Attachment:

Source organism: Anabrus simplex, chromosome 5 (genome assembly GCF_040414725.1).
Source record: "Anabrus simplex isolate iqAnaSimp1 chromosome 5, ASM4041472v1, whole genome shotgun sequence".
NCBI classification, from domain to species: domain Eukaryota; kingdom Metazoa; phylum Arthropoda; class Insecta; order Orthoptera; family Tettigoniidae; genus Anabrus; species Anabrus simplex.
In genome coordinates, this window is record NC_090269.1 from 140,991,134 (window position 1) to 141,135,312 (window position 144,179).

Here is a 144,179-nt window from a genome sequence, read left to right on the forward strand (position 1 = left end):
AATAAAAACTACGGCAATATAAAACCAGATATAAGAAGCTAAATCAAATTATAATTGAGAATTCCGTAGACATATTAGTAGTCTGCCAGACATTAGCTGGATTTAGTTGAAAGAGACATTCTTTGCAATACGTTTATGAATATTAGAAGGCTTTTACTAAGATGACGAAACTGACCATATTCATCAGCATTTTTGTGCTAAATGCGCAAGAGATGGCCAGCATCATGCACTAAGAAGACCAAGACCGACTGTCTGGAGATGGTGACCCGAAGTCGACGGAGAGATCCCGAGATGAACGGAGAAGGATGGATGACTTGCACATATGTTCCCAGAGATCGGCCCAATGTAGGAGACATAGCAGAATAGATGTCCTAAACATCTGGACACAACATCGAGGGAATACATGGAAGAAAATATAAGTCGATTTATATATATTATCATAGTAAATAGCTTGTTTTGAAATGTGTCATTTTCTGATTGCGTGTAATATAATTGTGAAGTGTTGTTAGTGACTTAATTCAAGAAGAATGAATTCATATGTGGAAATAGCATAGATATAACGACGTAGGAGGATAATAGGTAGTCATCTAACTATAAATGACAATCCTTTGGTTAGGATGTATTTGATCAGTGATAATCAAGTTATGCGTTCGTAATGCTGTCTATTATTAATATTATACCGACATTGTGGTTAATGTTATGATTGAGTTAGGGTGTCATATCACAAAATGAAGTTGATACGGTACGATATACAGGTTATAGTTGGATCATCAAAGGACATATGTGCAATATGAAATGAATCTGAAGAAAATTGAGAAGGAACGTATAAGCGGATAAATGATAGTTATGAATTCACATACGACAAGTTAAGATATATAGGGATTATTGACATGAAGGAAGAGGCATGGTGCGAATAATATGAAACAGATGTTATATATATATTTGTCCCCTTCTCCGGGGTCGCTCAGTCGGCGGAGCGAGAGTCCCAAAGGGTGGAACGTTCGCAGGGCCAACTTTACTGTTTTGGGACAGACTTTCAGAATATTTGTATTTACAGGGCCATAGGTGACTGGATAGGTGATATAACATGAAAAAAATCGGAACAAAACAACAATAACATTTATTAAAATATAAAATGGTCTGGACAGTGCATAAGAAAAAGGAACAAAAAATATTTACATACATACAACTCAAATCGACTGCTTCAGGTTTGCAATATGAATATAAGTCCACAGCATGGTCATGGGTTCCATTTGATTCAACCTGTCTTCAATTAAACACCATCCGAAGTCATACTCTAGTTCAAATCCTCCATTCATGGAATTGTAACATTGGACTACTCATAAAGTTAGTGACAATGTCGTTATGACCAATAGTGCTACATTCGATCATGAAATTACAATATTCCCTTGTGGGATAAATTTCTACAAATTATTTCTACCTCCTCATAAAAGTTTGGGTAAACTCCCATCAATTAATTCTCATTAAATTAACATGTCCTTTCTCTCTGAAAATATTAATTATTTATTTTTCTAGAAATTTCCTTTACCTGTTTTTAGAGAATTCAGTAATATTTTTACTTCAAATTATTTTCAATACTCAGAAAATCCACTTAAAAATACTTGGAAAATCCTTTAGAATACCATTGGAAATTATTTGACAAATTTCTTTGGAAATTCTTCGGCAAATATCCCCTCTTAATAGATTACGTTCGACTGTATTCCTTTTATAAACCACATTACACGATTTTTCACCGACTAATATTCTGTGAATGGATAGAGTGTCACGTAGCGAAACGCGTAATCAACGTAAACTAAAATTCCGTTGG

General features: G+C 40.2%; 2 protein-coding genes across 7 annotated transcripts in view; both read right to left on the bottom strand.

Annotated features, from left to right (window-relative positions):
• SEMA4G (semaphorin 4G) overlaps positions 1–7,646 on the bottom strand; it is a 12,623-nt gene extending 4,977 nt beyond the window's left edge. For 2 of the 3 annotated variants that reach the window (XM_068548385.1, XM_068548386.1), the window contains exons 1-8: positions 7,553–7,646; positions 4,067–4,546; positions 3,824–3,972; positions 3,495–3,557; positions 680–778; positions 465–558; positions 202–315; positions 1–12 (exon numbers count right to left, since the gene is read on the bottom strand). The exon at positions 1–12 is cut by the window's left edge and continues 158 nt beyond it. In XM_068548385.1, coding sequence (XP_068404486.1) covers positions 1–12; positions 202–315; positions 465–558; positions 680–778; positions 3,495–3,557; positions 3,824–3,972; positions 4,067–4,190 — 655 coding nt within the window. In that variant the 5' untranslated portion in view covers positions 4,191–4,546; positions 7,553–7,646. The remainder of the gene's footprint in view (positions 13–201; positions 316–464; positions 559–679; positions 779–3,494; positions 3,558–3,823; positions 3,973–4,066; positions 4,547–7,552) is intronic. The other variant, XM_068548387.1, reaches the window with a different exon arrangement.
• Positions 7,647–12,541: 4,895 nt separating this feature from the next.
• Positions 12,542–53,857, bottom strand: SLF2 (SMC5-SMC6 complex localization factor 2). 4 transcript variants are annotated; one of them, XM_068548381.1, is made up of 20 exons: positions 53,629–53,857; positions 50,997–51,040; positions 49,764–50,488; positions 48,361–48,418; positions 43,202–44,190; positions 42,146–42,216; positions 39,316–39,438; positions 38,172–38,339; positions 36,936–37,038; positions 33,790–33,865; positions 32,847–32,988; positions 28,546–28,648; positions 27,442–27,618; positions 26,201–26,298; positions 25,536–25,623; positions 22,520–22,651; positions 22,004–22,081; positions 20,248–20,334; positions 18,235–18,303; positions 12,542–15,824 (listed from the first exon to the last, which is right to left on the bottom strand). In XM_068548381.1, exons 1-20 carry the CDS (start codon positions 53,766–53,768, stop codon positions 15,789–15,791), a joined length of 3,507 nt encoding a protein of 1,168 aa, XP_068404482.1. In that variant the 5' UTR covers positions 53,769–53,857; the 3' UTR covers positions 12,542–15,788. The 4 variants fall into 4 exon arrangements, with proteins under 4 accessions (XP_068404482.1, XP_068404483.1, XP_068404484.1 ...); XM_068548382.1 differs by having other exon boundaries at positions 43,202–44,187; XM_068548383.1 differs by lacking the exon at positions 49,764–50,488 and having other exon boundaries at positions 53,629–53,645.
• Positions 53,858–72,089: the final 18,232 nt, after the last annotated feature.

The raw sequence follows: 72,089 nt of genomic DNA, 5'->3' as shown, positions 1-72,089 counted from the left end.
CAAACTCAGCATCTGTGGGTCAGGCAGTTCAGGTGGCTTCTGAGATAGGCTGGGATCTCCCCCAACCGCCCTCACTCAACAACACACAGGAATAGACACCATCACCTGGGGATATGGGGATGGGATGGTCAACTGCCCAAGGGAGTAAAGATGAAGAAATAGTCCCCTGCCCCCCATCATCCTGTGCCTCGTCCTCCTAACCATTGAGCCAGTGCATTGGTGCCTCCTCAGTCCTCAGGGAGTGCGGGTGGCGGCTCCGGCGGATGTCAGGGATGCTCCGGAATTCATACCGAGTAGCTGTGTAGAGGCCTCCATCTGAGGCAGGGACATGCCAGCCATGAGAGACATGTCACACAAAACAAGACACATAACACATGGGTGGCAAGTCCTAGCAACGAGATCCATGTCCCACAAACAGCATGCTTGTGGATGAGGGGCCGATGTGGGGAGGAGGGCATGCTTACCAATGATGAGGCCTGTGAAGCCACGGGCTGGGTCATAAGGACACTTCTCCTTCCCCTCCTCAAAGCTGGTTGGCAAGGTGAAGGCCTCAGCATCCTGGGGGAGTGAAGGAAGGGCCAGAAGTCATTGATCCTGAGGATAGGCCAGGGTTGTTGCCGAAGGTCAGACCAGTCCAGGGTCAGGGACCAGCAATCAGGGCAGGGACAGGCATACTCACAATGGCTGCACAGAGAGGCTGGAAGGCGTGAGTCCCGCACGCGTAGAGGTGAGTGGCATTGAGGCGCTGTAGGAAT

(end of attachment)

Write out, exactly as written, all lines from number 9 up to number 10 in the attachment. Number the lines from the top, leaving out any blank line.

• SEMA4G (semaphorin 4G) overlaps positions 1–7,646 on the bottom strand; it is a 12,623-nt gene extending 4,977 nt beyond the window's left edge. For 2 of the 3 annotated variants that reach the window (XM_068548385.1, XM_068548386.1), the window contains exons 1-8: positions 7,553–7,646; positions 4,067–4,546; positions 3,824–3,972; positions 3,495–3,557; positions 680–778; positions 465–558; positions 202–315; positions 1–12 (exon numbers count right to left, since the gene is read on the bottom strand). The exon at positions 1–12 is cut by the window's left edge and continues 158 nt beyond it. In XM_068548385.1, coding sequence (XP_068404486.1) covers positions 1–12; positions 202–315; positions 465–558; positions 680–778; positions 3,495–3,557; positions 3,824–3,972; positions 4,067–4,190 — 655 coding nt within the window. In that variant the 5' untranslated portion in view covers positions 4,191–4,546; positions 7,553–7,646. The remainder of the gene's footprint in view (positions 13–201; positions 316–464; positions 559–679; positions 779–3,494; positions 3,558–3,823; positions 3,973–4,066; positions 4,547–7,552) is intronic. The other variant, XM_068548387.1, reaches the window with a different exon arrangement.
• Positions 7,647–12,541: 4,895 nt separating this feature from the next.